On the latest episode of Chats with Chip, Ann McCain of McCain Strategies joined Chip to discuss strategies for hiring and integrating Millennial employees into PR and communication agencies. Their conversation covers the differences between Millennials and previous generations, tactics to implement Millennial talent, and tips on hiring these younger professionals.
Chip opened the conversation by asking Ann if Millennials truly differ from other generations. According to Ann, the multitude of research and conversations happening around this generation indicates that a difference does exist.
One of the marked differences between the Millennials and prior generations is the access to technology. Ann states that Gen Xers “feel a little ripped off” about the lack of access to this technology during the early stages of their careers, but she recognizes that this technology can be problematic because it allows managers to have near-constant, immediate access to the Millennial employee. According to Ann, however, this access motivates younger employees to restructure their idea of the workplace and hours.
This concept of flexibility resurfaces later in the conversation, specifically as it relates to younger professionals entering their first full-time position. Ann believes that one misconception about Millennials is their motivation to complete tasks. Employers often feel skeptical about hiring a first-time employee, as they fear they’ll have to spend too much time coaching them, but the structure of a first-time job can be valuable to young professionals.
Ann finds that many employers struggle with the hiring and onboarding process. Managers often fail to outline expectations for younger employees, especially prior to meetings. Chip agrees that organizations often lack an effective onboarding process, as well as pre-meeting expectation planning. Regardless of the age of the employees, Chip states that they can benefit from better pre-meeting outlines. Ann agrees, stating that outlining expectations allows Millennials to gain perspective and understand their role within the organization.
Chip agrees with this idea, but notes that if they’re going to be treated as equals by explaining how their role contributes to the organization, they must also be treated as equals when discipline or criticism is necessary. Later in the conversation, they delve further into how to deliver criticism. Ann explains that people often feel uncomfortable criticizing, but it’s necessary for improvement. To minimize the discomfort, Ann recommends giving criticism verbally, either in person or over the phone, and doing it in a timely fashion. Similar to pre-meeting planning, connecting criticism to the bigger picture is important. Explaining the reason for the critique allows the Millennial to understand why they should avoid repeating it.
As they neared the end of the episode, Chip asked Ann for tips on hiring Millennial talent. Her answer reiterated concepts that appeared earlier in the conversation, specifically focusing on communication and outlining expectations to understand if the young professional will fit in well with the organization.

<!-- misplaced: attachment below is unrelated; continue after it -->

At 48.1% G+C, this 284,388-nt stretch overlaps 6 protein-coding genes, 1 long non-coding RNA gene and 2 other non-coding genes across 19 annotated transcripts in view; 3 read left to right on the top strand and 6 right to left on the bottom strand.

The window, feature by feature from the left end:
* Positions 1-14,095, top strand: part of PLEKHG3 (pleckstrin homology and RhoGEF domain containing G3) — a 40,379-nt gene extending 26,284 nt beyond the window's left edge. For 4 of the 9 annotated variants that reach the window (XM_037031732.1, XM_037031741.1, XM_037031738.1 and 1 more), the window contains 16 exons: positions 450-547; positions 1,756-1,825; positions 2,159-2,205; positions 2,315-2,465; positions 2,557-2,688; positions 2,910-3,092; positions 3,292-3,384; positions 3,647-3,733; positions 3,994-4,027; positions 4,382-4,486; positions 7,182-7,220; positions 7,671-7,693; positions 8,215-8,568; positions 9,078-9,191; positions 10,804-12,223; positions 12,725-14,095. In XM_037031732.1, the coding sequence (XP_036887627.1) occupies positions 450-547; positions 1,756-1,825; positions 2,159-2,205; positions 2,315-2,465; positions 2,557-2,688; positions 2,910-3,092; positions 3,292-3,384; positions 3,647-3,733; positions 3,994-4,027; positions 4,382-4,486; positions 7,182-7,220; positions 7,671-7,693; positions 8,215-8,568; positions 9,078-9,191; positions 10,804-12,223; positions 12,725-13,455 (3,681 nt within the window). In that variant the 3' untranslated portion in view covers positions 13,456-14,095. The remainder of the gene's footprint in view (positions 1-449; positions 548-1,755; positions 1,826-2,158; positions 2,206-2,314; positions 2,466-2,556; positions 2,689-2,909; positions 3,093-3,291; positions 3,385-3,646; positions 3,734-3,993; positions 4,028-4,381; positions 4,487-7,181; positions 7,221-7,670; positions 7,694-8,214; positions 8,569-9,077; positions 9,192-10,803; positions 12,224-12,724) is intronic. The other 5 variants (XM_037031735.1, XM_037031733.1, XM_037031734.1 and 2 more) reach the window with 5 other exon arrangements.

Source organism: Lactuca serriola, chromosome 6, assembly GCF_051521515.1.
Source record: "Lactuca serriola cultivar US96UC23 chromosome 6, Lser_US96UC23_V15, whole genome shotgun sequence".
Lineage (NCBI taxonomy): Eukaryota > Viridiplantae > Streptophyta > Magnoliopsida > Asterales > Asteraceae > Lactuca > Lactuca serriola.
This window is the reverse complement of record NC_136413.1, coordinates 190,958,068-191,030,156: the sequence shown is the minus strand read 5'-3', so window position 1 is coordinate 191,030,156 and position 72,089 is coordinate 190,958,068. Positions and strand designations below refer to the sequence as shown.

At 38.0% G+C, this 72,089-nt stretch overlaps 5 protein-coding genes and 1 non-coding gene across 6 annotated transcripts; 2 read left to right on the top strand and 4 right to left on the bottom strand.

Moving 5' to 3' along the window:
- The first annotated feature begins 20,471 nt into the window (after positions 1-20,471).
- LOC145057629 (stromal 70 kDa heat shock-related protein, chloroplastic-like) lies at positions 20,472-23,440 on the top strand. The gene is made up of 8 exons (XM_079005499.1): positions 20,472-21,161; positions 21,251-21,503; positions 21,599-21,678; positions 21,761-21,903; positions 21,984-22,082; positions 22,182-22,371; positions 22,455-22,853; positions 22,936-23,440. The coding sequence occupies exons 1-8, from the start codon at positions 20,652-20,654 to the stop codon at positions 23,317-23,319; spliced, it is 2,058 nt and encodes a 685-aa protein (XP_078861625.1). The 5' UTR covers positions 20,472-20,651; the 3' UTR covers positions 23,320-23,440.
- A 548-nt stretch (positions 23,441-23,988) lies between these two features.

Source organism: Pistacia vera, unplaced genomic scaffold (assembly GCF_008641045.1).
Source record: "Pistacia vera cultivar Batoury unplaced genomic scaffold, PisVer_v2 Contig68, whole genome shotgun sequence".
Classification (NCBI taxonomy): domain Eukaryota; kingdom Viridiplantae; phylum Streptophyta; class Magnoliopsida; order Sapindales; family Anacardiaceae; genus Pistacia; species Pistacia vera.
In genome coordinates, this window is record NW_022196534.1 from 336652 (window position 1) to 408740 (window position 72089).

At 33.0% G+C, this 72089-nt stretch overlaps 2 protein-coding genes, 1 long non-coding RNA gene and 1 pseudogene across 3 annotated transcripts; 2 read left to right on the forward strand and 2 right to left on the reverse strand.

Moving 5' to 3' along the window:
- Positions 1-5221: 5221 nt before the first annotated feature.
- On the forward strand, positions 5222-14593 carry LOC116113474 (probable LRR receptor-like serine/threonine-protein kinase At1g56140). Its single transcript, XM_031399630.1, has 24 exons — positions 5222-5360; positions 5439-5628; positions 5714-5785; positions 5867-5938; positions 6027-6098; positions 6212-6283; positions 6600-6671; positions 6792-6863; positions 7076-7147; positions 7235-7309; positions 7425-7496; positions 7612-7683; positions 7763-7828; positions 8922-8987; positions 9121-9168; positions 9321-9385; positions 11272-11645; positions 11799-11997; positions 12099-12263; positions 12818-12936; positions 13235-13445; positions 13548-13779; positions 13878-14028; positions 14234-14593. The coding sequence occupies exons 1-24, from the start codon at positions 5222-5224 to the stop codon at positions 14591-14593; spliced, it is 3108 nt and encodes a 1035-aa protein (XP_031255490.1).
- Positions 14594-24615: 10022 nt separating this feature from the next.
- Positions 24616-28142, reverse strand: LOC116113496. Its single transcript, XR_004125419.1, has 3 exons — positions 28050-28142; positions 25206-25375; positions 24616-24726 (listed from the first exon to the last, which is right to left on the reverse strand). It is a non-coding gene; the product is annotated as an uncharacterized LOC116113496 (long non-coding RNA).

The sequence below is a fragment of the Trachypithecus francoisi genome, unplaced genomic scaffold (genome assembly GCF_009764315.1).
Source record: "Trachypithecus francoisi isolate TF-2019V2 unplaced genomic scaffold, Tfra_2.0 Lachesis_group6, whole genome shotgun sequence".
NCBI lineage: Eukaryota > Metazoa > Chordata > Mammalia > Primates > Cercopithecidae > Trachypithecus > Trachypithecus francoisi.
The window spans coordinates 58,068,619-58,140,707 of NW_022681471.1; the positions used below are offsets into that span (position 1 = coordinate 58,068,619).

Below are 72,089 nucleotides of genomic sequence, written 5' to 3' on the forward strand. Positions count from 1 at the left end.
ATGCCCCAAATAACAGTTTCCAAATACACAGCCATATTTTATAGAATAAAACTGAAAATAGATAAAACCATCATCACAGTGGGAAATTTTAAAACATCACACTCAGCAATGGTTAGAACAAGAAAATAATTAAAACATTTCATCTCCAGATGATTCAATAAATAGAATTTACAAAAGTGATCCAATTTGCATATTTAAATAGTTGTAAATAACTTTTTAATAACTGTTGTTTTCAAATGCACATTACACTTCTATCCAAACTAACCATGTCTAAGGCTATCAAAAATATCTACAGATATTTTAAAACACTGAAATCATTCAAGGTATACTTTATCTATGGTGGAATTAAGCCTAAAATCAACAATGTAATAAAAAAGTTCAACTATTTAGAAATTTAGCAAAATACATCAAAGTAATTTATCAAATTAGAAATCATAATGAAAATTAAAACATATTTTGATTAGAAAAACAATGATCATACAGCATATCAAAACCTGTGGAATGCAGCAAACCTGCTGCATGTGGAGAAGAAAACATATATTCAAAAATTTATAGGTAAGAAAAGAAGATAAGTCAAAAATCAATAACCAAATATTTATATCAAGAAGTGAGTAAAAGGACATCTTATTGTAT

Listen to the whole episode and check out the full transcript to learn more about strategies to integrate Millennial talent and work well with these younger professionals.
Please review the audio before quoting to confirm accuracy of this unverified transcript.
|Chip Griffin:||Hi, this is Chip Griffin, and my guest today is Ann McCain of McCain Strategies. Welcome to the show, Ann.|
|Ann McCain:||Thanks, Chip. Glad to be with you.|
|Chip Griffin:||It is great to have you here, and I’m looking forward to a good discussion about millennials in the PR workplace, but before we get to that, can you tell us a little bit more about McCain Strategies?|
|Ann McCain:||Absolutely. It’s a labor of love that I’ve been focused on for several years now, but it came out of years of work in the political and public affairs space, Chip, and I found I spent most of my time working with teams, small and large, motivating staff and helping people be better performers on the job. And as I was about 20 years into that mission, I found increasingly, I was spending so much time around millennials in the workplace, and I was witnessing a real clash of the generations in the workplace, and suddenly I decided, there’s a lot of focus that’s happening around this issue, but I really think I can be helpful to teams, both to the millennials and to Gen-Xers and baby boomers, and help them be more successful in the multi-generational workplace. And that evolved into McCain Strategies, focusing on leadership development, on culture work inside of organization, and on focusing on high-performance teams, so that we can help, hopefully, have more successful outcomes in the workplace between these generations.|